All Bobby Rodriguez wanted to do was dance. So the 21 year drove 40 miles to Corpus Christi from suburban Kingsville, TX to go to a club called Whiskey River to do just that
But Rodriguez only got as far of the door of the establishment at 5702 S. Staples St. in Corpus Christi when he was told by a bouncer that in order to enter the club he would have to remove his lipstick and false eyelashes due to the club’s dress code.
A dress code that not only wasn’t posted at the door according to Rodriguez and the Corpus Christi Caller-Times, but one bars people from entering unless they have ‘gender appropriate attire’.
Gee, where have I heard those words before?
“I approached the door I handed my ID to the security at the door (and) his words were and, I quote, ‘unfortunately, you cannot enter because you are wearing makeup and we have a rule here that says men need to dress like men,'” said Rodriguez.
Despite being upset about what he was told, Rodriguez complied by wiping his lipstick off in his car, but later complained about the discriminatory happenings on his Facebook page.
The club’s owner Angela Blohm, called Rodriguez’s allegations in a Caller -Times interview a ‘bunch of frivolous baloney’ and denied it happened while admitting that the club has a ‘gender appropriate attire’ dress code.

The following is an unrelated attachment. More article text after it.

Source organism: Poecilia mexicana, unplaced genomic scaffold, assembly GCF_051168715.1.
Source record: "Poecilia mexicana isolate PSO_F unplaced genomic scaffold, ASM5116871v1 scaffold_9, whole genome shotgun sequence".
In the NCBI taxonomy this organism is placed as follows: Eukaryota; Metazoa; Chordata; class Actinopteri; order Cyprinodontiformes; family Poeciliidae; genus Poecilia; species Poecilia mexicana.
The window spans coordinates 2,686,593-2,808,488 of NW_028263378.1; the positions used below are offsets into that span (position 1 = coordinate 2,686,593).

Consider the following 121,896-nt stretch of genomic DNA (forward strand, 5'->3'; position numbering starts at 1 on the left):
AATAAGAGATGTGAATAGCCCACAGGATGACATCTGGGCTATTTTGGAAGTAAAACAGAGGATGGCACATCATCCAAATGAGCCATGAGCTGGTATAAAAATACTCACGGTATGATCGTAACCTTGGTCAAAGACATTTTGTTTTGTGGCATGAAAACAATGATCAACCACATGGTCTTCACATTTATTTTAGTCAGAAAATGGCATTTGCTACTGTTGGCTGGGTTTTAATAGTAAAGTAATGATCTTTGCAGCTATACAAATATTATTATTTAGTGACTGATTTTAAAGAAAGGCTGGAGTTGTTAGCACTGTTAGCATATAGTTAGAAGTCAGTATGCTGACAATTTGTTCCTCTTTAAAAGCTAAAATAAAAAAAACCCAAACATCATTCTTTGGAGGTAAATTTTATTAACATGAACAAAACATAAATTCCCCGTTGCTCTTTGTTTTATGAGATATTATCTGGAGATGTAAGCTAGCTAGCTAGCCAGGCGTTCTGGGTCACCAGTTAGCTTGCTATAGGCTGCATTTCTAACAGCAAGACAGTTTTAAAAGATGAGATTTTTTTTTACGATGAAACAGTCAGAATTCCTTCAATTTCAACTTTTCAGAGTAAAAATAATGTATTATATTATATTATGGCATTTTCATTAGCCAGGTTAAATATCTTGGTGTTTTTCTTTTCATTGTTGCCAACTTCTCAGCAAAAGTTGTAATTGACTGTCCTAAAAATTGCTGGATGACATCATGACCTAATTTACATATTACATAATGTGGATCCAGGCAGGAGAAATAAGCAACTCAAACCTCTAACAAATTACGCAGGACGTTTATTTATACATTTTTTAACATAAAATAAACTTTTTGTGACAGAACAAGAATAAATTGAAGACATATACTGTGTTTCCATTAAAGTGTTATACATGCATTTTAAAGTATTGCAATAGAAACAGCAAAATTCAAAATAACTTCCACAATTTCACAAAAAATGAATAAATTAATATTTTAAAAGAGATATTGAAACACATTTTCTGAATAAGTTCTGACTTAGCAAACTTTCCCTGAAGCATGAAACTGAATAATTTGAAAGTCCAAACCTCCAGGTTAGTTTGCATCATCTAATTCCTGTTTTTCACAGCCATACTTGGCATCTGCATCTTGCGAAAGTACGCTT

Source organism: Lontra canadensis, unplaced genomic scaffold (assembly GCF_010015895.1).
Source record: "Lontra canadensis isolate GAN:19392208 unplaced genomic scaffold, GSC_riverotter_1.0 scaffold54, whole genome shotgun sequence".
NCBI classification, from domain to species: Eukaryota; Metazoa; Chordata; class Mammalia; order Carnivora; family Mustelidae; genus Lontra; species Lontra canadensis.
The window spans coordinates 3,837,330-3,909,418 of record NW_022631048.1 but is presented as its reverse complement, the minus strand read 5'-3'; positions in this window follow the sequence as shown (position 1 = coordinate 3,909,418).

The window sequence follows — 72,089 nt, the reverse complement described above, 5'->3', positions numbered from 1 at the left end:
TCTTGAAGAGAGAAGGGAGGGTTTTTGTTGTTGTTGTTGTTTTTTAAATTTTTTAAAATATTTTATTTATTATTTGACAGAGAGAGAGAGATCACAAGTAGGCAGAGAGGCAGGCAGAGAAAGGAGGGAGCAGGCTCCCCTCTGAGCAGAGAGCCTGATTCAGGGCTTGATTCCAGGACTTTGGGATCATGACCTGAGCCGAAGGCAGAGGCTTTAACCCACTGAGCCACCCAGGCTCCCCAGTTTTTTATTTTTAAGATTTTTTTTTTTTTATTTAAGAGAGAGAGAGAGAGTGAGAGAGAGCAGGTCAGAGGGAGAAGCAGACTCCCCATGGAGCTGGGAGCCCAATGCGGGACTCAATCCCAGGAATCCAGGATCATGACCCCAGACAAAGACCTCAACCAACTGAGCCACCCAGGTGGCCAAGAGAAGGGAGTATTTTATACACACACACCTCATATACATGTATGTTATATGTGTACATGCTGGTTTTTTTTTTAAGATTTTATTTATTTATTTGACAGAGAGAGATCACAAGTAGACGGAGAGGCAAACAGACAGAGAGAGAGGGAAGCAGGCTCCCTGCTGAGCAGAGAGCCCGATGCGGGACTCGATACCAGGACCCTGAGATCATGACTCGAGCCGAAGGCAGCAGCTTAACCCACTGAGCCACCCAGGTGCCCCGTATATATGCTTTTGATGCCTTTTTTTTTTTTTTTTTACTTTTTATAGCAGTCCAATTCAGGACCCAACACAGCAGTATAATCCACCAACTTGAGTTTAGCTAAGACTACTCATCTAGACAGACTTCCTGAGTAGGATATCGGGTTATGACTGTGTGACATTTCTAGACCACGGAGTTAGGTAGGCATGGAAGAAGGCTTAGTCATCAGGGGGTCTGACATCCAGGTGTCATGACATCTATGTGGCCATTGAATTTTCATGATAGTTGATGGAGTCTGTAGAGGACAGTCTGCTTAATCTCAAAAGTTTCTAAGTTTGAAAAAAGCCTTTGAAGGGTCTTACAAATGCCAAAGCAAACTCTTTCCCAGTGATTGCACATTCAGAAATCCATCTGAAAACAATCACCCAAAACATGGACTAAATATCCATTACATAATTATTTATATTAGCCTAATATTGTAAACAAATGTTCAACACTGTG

And as you probably guessed, people are rushing to defend and excuse the homophobic and transphobic dress code.
If Blohm thought the best way to handle this was be insulting, dismissive and deny it happened, that was the wrong response. What she should have done was apologize to Rodriguez, not double down on the arrogant defiance.
That dismissive response has not only drawn negative commentary from people incensed about the way Rodriguez was treated, it has triggered a protest organized by Kathy Huff that is scheduled to happen this Thursday.
The May 17 protest of Whiskey River is scheduled to run from 6-9 PM CDT. It is drawing support from Transgender Education Network of Texas (TENT) and other Texas based advocacy orgs.
It also has driven home the case of why nondiscrimination laws are needed that cover gender identity and expression in every Texas city and statewide.